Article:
Try using this softer, lighter pronunciation of “d” for the Spanish word donar (to donate). Don’t let that tongue move around! Keep it towards your front teeth.
When d comes at the end of a word in the form of –ado or –ada, you’ll probably not even hear the d pronounced fully. For example, pescado sounds more like pescao.
The Spanish letter j has a breathy “h” sound, like the “h” in “house.”
You may already know this thanks to Spanish loan words in English—for example, how do you pronounce jalapeño? Exactly: ha-la-payn-yoh.
When the Spanish letter g precedes u, a or a consonant, it’s a bit like the hard English “g” found in “grape,” but a bit softer.
When g precedes i or e, it’s pronounced like the Spanish letter j. That means that the same breathy g sound is used in the words Japón (Japan), girasol (sunflower) and germinar (germinate).
So, does that mean we pronounce the g sound in guacamole? Nope. It turns out that the pair gu comes with its own set of rules.
When gu is followed by an i, e, or o, like in guerra (war), the g is hard, but if it’s followed by an a, then it makes a whua sound.
That means aguacate (avocado), guacamole and Guayaquil (Ecuadorian city) are all pronounced with a whua sound.
You likely already know that h is not pronounced in Spanish, but it doesn’t hurt to have a reminder.
In certain words like almohada (pillow) or ahora (now), it just doesn’t make sense not to pronounce it. But you still don’t pronounce it.
When you see h in a word, pretend it doesn’t exist unless it’s in a ch combo.
Rolling your rr‘s is an almost universal struggle for English speakers. But if the majority of Spanish speakers out there can do it, so can you.
A single r should almost sound like the Spanish d or like the English “d” sound in “udder.” It’s on the tip of your tongue, not in the back of your throat like the English letter “r.”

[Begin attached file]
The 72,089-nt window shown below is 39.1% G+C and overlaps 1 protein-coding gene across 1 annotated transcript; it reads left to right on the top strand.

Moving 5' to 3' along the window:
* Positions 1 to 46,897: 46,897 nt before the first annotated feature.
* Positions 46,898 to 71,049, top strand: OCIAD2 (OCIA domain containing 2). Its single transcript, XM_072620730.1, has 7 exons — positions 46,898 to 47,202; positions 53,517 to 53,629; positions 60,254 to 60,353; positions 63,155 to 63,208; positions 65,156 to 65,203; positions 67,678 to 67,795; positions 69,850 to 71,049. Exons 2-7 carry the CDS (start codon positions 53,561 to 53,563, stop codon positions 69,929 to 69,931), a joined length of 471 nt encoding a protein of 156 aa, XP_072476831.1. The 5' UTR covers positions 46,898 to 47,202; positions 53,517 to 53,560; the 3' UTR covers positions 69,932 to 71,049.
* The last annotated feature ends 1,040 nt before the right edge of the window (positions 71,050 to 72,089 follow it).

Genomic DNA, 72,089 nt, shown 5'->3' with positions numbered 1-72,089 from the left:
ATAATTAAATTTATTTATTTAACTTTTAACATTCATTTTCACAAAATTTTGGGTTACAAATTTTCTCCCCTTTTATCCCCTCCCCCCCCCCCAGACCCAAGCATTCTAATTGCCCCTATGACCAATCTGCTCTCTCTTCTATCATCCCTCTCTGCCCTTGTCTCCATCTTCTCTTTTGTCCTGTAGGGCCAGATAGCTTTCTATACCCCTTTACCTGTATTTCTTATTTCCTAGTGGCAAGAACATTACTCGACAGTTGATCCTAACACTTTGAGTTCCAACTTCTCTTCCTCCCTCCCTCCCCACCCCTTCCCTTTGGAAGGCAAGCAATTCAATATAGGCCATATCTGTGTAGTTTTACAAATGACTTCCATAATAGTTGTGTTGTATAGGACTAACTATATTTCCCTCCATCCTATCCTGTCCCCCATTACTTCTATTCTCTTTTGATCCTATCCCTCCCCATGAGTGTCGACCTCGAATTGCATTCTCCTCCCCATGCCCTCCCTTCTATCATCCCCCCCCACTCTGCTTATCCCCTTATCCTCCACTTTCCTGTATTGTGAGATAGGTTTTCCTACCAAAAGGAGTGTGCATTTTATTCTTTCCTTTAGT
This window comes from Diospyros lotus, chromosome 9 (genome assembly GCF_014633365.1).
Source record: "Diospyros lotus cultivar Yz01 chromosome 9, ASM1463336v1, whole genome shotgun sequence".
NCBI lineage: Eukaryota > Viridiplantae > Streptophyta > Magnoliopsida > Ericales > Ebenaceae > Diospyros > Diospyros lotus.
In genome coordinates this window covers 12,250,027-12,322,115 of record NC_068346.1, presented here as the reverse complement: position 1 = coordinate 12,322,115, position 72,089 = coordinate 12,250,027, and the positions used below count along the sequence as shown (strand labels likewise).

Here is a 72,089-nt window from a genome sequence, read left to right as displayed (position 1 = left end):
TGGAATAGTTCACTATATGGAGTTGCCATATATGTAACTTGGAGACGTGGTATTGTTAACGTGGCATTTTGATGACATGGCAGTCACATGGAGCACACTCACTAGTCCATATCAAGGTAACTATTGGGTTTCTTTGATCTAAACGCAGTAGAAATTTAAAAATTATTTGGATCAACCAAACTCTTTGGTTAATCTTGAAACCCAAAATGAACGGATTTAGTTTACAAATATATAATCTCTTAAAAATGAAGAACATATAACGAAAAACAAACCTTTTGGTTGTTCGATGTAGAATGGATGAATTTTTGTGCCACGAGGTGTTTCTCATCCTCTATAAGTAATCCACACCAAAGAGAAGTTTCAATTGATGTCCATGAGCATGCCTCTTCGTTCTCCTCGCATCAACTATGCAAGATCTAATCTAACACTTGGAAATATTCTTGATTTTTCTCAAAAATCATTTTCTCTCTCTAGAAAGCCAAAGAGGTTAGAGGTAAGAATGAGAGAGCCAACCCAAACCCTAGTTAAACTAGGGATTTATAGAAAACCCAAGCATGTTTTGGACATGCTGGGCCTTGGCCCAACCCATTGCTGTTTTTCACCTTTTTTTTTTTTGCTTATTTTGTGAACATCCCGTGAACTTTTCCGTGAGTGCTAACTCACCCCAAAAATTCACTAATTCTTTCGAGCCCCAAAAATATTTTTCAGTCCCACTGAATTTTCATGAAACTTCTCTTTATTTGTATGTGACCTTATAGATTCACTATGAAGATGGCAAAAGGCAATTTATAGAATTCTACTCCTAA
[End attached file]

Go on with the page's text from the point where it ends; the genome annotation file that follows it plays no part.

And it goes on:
Now, learning the rr tongue roll is going to take a lot of practice. You will essentially vibrate your tongue against the back of your top teeth, much like you do for the tt sound in “butter.”
Just remember that you only do the tongue roll for the rr.
Welcome to the only Spanish consonant that I’ll tell you to pronounce more strongly. We have a dainty “l” sound in English that doesn’t exist in Spanish.
This is the delicate “l” you see in “delicate” and “listen.” Feel where your tongue goes when you pronounce these two words out loud. This sound is made with the tippy-top of the tongue lightly pressed against your front teeth.
The Spanish l is much more pronounced as you linger on it a bit longer than you would in English. Your tongue should be pressing against the roof of your mouth to make these sounds, creating a rich, hollow tone.
While you still want to keep your vowels short, you can pause and linger on the letter l in words like hola and loco.
The double ll is a whole different ball game. Generally, it’s pronounced like the English letter “y” in “yell.” So, the Spanish word pollo (chicken) sounds like poy-yoh.
Note that this is a sound that is pretty well known for changing from region to region.
This post has introduced you to some of the most common Spanish problem sounds and how to fix them.
The best way to pick up correct pronunciation is to expose yourself to different accents and dialects. Of course, this is easier with travel, but there are some resources on the internet that can help too!
Check out FluentU which has hundreds of native videos that allow you to listen to many different accents and pronunciations. There are even subtitles, flashcards and quizzes to help you learn!
Now that you know which sounds to focus on, you’re on your way to sounding more and more like a native Spanish speaker!